As the first brick flies out of my hand, toward the old warehouse wall, I think, “Have I ever been this mad before?” And I think, is this a side effect of Computronium, too?
Then, another brick, an empty gas can, an old car bumper. I am furious. FURIOUS. Anything laying around, I throw it. A tantrum, a collapsible table that is right in front of me. Another brick. I pick up a box. It’s heavy. Heavy is good. Heavy throws far, goes far, throw it high, it goes where the crows are.
Right as I wind up to throw the box, my brain tells me what it is. But I am already on to throwing something else, and it doesn’t quite make it through to my consciousness.
What does hit me is the fear I see. In Robbie’s eyes. All over Joanna’s face. The way NineNineNine turns and ducks, shoulders up near her ears.
Even, from Rufus.
It surprises me to hear Rufus trying to calm me, saying, “No – Sean. Stop – that’s — No don’t…” He trails off as the box goes flying. The way Rufus winces makes me wonder if it’s a box of explosives.
From Jan, I see sympathy.
But from Anna. No. No sympathy.
Anna and SeventyNine, enemies to their death, together laugh at me. My brain understands that Anna must have predicted this outcome. She must have said, “When he realizes you’ve given him his drug, he will flip out.”
But, what the fuck, SeventyNine? I thought you were on my side?
And Anna was right. The only thing that could bring me back from that distant lonely land I had been inhabiting was more Computronium. It’s also the thing that keeps me isolated and addicted.
And, after I’ve exhausted myself, I stop, and collapse onto this warehouse floor and I say, “What is this, anyway?”
SeventyNine says, “What is what?”
I say, “Where are we?”
SeventyNine says, “It’s a warehouse. Rufus and Anna lured us here –”
That’s when Anna cut him off. She says, “We brought you here because here we are safe.”
As she speaks, Anna begins to strut. To pace. She digs into a small purse, and worse, pulls out a cigarette and this long cigarette holder. She lights the cigarette, an addiction I now get after my week of no-Computronium sweat. Anna then pushes the end of it into the holder and begins to smoke. And pace. And speak.
She says, “We brought you to this warehouse because The Undersecretary cannot trace us here. It’s one of the last places.”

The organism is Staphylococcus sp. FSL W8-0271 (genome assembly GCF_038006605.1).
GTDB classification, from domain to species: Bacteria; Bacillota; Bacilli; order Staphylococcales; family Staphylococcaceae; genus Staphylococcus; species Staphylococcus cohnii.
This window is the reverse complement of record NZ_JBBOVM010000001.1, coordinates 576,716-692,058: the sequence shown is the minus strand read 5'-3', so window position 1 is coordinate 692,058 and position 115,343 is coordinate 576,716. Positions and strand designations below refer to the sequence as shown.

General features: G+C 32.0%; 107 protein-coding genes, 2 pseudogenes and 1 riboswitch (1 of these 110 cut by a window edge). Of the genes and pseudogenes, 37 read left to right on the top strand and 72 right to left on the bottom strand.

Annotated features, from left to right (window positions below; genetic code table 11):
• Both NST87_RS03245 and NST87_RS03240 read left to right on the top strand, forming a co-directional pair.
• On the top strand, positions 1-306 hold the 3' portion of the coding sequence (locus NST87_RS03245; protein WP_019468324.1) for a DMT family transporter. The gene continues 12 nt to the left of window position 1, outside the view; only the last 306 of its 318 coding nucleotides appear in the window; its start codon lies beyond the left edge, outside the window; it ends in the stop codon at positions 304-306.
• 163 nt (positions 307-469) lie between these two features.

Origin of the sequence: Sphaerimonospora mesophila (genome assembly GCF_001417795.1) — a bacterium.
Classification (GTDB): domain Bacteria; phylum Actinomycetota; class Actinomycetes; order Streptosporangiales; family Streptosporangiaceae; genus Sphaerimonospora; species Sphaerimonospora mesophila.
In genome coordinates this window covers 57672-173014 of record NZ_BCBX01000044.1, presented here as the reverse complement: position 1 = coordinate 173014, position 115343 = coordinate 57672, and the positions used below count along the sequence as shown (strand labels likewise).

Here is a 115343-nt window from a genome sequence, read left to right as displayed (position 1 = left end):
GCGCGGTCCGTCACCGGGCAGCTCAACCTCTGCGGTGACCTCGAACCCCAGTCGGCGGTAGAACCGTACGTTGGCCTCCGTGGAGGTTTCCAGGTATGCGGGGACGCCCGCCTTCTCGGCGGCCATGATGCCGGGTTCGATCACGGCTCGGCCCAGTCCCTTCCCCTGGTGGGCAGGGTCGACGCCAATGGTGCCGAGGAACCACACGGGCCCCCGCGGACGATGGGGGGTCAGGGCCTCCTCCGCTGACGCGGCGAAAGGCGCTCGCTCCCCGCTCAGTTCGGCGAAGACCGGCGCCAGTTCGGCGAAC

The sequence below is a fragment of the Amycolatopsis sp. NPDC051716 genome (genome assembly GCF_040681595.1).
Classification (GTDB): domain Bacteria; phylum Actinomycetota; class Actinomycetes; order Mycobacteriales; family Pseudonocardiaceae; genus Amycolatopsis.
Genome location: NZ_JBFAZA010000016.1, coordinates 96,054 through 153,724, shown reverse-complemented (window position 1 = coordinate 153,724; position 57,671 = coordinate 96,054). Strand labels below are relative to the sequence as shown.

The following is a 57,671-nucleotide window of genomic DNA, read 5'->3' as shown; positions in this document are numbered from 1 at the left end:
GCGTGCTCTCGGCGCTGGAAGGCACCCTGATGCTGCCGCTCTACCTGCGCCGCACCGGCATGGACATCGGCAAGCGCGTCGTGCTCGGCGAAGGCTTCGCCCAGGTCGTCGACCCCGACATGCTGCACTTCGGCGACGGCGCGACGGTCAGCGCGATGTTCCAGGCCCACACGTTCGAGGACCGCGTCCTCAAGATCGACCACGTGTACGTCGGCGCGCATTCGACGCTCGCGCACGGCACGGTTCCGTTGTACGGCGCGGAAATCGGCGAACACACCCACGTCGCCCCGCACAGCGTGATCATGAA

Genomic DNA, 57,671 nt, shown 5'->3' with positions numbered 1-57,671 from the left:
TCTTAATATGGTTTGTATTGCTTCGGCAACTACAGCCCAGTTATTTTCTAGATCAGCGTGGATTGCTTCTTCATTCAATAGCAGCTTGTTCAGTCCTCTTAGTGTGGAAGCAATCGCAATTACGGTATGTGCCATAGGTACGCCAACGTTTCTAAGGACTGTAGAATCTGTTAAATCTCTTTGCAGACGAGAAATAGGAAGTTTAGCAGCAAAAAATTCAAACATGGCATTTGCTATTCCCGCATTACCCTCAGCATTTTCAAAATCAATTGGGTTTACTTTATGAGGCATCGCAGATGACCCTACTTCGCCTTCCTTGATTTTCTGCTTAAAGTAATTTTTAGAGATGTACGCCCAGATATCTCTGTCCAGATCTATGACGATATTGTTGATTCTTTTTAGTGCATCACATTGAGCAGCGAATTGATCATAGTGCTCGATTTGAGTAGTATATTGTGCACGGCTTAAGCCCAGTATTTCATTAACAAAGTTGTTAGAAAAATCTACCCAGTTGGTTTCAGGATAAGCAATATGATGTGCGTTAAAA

TwoZeroEight says, “The Undersecretary knows we are here –”
Anna jumps her, “I know he knows we are here. I am not stupid. I said here we are safe. For a day, at least. We can plan. It’s one of the last places where we can plan. That’s what I mean, you little twerp.”
Anna didn’t say twerp.
I almost ask the question, but Joanna gets there first. She gets there first, because my mind is racing right now. My brain feels like a thousand Cray supercomputers competing to solve the world’s most important problem all at once.
Joanna says, “How is my boss involved with this?” Joanna’s boss is the Undersecretary of the Department of Energy, a mid-level bureaucratic government position. Since Joanna is my boss, the Undersecretary is technically my boss, too.
Anna answers Joanna with a question, “How long has Undersecretary Jefferson been at his position?”
Joanna says, “He was Undersecretary when I started nine years ago.”
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Anna says, “Aaron Jefferson has been the Undersecretary to the Secretary of the Department of Energy for sixty three years.”
Joanna says, “That’s impossible, he can’t be more than 40 years old.”
Anna says, “My point exactly. He’s nearly one hundred years old but looks like he’s 40. He’s in the exact center of the US Government in order to give him the access he needs to corner the market on Computronium, without losing his job every four years to the next cabinet. He’s smart enough — because he has enough Computronium — that he has remained in that position since the Kennedy administration.”